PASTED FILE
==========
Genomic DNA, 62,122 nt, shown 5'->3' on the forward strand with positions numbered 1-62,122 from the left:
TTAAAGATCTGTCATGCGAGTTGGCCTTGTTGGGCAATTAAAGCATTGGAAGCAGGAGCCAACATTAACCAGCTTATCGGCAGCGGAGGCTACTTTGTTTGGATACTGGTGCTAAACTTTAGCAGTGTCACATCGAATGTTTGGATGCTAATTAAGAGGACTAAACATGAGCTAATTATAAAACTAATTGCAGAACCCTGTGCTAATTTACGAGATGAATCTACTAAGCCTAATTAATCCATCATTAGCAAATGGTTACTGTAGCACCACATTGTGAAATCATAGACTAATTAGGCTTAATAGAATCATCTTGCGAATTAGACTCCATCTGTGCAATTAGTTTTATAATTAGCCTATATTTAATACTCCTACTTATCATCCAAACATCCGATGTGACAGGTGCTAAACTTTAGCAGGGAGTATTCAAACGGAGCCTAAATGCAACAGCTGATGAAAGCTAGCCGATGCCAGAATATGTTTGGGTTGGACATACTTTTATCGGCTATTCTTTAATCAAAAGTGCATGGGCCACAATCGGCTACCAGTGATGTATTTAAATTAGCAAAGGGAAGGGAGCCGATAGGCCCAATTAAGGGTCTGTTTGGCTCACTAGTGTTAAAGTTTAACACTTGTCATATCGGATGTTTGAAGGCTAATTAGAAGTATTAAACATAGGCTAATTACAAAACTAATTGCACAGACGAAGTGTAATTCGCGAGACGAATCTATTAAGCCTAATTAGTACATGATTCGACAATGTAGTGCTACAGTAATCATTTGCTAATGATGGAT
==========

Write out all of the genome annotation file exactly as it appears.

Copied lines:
Genomic DNA, 62,122 nt, shown 5'->3' on the forward strand with positions numbered 1-62,122 from the left:
TTAAAGATCTGTCATGCGAGTTGGCCTTGTTGGGCAATTAAAGCATTGGAAGCAGGAGCCAACATTAACCAGCTTATCGGCAGCGGAGGCTACTTTGTTTGGATACTGGTGCTAAACTTTAGCAGTGTCACATCGAATGTTTGGATGCTAATTAAGAGGACTAAACATGAGCTAATTATAAAACTAATTGCAGAACCCTGTGCTAATTTACGAGATGAATCTACTAAGCCTAATTAATCCATCATTAGCAAATGGTTACTGTAGCACCACATTGTGAAATCATAGACTAATTAGGCTTAATAGAATCATCTTGCGAATTAGACTCCATCTGTGCAATTAGTTTTATAATTAGCCTATATTTAATACTCCTACTTATCATCCAAACATCCGATGTGACAGGTGCTAAACTTTAGCAGGGAGTATTCAAACGGAGCCTAAATGCAACAGCTGATGAAAGCTAGCCGATGCCAGAATATGTTTGGGTTGGACATACTTTTATCGGCTATTCTTTAATCAAAAGTGCATGGGCCACAATCGGCTACCAGTGATGTATTTAAATTAGCAAAGGGAAGGGAGCCGATAGGCCCAATTAAGGGTCTGTTTGGCTCACTAGTGTTAAAGTTTAACACTTGTCATATCGGATGTTTGAAGGCTAATTAGAAGTATTAAACATAGGCTAATTACAAAACTAATTGCACAGACGAAGTGTAATTCGCGAGACGAATCTATTAAGCCTAATTAGTACATGATTCGACAATGTAGTGCTACAGTAATCATTTGCTAATGATGGAT